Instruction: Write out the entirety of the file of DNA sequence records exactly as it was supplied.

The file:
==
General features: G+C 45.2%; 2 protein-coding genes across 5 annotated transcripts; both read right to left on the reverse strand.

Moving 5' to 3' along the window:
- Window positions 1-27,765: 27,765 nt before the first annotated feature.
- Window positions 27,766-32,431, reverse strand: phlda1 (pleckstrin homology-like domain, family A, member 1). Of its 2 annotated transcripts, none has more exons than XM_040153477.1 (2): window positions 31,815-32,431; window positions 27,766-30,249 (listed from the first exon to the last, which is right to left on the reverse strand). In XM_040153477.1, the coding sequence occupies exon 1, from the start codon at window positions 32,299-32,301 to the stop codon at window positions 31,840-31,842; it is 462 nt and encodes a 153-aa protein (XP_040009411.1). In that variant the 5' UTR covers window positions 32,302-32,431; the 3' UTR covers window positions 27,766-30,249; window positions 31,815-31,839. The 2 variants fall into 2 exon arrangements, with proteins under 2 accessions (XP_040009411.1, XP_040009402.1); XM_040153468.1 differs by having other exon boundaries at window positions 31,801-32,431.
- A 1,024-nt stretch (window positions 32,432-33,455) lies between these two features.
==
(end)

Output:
General features: G+C 45.2%; 2 protein-coding genes across 5 annotated transcripts; both read right to left on the reverse strand.

Moving 5' to 3' along the window:
- Window positions 1-27,765: 27,765 nt before the first annotated feature.
- Window positions 27,766-32,431, reverse strand: phlda1 (pleckstrin homology-like domain, family A, member 1). Of its 2 annotated transcripts, none has more exons than XM_040153477.1 (2): window positions 31,815-32,431; window positions 27,766-30,249 (listed from the first exon to the last, which is right to left on the reverse strand). In XM_040153477.1, the coding sequence occupies exon 1, from the start codon at window positions 32,299-32,301 to the stop codon at window positions 31,840-31,842; it is 462 nt and encodes a 153-aa protein (XP_040009411.1). In that variant the 5' UTR covers window positions 32,302-32,431; the 3' UTR covers window positions 27,766-30,249; window positions 31,815-31,839. The 2 variants fall into 2 exon arrangements, with proteins under 2 accessions (XP_040009411.1, XP_040009402.1); XM_040153468.1 differs by having other exon boundaries at window positions 31,801-32,431.
- A 1,024-nt stretch (window positions 32,432-33,455) lies between these two features.